The hacking of NGOs, journalists and human rights workers’ accounts have become more common during the last six years. A recent example is the Nile Phish cyberattack which targeted eight Egyptian human rights organizations in February.
Such digital threats against civil society organizations (CSOs) are not the typical spams or financial frauds that randomly affect individual devices. Their target is rather more specific, as they persist over time and are motivated by political objectives.
In 2015, 20 percent of hackers attacked NGOs, making them the most targeted in comparison to other organizations including sports, and religion. The following year, NGOs were preceded by political parties, but were still the second most endangered organization.
Although many governments and companies are exposed to the same threats, CSOs are equipped with fewer resources to secure themselves. The lack of digital literacy is one of the main reasons why activists are prone to more critical danger and this is what Advocacy Assembly (AA) is trying to change.
“If you’re starting your career as a journalist or you’re starting a campaign and you don’t have the tools for digital security, you are putting everything at risk including your information, and the people you are working with,” said Esraa Haidar, AA’s social media editor, during an interview with Wamda.
Online courses for activists
AA is a massive open online course (MOOC) platform that offers free courses in areas of interest to human rights activists and journalists in English, Arabic and Farsi.
Founded in 2015 it is the brainchild of London-based non profit organization Small Media. Since its launch, AA managed to teach students from various countries, including Saudi Arabia, Iraq, Syria, Iran, the USA, and South Africa.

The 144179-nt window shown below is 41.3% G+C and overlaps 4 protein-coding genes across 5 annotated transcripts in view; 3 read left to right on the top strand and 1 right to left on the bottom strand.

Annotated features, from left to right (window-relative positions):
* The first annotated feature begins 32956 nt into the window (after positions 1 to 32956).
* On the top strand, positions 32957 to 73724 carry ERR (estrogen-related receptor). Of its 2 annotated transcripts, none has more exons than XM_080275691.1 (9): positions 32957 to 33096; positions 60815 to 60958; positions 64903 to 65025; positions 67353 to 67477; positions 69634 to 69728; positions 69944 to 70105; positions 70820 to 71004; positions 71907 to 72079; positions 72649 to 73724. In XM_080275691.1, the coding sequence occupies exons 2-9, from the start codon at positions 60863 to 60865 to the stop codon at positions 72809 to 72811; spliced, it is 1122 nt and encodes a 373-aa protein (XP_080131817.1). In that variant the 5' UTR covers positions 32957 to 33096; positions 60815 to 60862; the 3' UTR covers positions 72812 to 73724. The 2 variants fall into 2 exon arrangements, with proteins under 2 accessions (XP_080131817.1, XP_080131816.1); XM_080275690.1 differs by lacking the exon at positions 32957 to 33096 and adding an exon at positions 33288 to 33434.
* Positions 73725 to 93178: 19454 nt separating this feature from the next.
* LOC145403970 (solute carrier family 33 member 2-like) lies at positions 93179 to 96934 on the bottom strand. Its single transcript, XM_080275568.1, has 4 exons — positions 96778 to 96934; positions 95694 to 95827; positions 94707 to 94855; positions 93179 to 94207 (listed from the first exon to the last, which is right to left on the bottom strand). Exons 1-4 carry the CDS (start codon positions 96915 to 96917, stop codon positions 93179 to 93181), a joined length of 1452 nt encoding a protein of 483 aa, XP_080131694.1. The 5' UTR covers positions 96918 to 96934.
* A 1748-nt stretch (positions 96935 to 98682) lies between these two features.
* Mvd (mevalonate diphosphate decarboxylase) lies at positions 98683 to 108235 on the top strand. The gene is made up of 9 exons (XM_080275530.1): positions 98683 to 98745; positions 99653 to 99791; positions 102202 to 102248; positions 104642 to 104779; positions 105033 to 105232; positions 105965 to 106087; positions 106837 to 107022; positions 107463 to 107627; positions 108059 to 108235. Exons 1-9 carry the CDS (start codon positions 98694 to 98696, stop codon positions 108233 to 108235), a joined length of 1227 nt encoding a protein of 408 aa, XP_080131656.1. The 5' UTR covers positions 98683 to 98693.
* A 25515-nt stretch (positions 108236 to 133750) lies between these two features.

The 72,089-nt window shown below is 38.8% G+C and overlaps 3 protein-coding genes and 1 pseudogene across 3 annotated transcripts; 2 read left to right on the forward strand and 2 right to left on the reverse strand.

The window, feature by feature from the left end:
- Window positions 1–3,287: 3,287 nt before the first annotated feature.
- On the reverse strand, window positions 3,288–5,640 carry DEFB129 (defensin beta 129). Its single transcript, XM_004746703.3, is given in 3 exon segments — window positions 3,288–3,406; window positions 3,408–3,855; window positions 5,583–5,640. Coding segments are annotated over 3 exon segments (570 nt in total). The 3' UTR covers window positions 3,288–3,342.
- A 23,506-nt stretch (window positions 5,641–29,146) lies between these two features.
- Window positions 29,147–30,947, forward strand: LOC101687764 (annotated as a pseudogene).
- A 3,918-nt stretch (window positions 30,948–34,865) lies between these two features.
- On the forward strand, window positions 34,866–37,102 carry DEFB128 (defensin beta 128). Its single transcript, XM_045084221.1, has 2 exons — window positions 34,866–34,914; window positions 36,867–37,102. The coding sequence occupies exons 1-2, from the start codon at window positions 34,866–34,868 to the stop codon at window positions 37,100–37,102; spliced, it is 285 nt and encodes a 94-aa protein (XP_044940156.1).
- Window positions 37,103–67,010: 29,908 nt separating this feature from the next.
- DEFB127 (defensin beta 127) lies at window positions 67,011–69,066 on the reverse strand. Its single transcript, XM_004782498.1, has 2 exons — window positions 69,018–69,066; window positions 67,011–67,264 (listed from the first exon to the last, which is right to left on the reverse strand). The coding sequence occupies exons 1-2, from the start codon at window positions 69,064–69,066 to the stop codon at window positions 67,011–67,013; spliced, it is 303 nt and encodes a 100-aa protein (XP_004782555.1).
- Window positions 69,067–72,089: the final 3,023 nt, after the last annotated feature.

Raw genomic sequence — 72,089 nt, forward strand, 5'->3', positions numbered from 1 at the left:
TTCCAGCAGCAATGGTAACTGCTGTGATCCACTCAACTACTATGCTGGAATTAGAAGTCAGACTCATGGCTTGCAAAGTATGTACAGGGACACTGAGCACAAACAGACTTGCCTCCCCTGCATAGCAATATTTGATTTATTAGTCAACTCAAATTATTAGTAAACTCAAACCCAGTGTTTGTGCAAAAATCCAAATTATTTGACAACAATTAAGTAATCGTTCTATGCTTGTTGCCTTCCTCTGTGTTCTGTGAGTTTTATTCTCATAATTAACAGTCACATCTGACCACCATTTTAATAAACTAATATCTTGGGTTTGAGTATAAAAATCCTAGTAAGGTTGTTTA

AA can be considered as part of the wider umbrella of civic tech, which refers to the platforms and online tools that make governments more accessible by informing citizens, as well as encouraging them, to participate in the political decision making process.
MOOCs are not new to the region. Edraak, Rwaq and Menaversity, which offer random MOOCs, are examples of how technology has become prevalent throughout the last couple of years, especially with Edraak reaching one million learners.
The specificity of AA’s topics and target audience makes it different. Unlike other MOOCs that introduce a wide spectrum of topics to address mothers, bosses, and engineering students alike, AA is clear about its focus on digital activism and activists.
“We are trying as much as we can to focus on issues that pertain to the Middle East,” elaborated Haidar, referring to the personalization of the courses. “For example, teaching digital security in the region is very different from teaching it in the US,” she said, referring to the lagging digital literacy in the Arab world, which requires teaching more basics.
Courses given include digital privacy, journalism, law, social media, and video production. The material and curricula are provided by specialized partnering organizations. The Lebanese Social Media Exchange and Egyptian Infotimes, are two out of nine others that offer courses on the platform.
Amr Eleraqi, data journalist and founder of Infotimes, a website that displays Arabic infographics, believes that free online training is perfect for journalists because many are prohibited from traveling, or are financially incapable of attending expensive workshops.
“Digital media is controlling our lives and many journalists need to learn basic online tools to display their stories,” Eleraqi. “It is not only important, it is a real need too,” he continued.
A MOOC can be a stepping stone to more mature CSOs but it is far from being the only need. Ronald Deibert, director of Citizenlab which researches the intersection of ICT, human rights, and global security, has previously pointed out that CSOs are important stakeholders in cyberspace governance and that they need to develop a coherent strategy “that addresses the real threats that plague governments and corporations...while protecting and preserving open networks of information and communication.”
Feature image via Pixabay.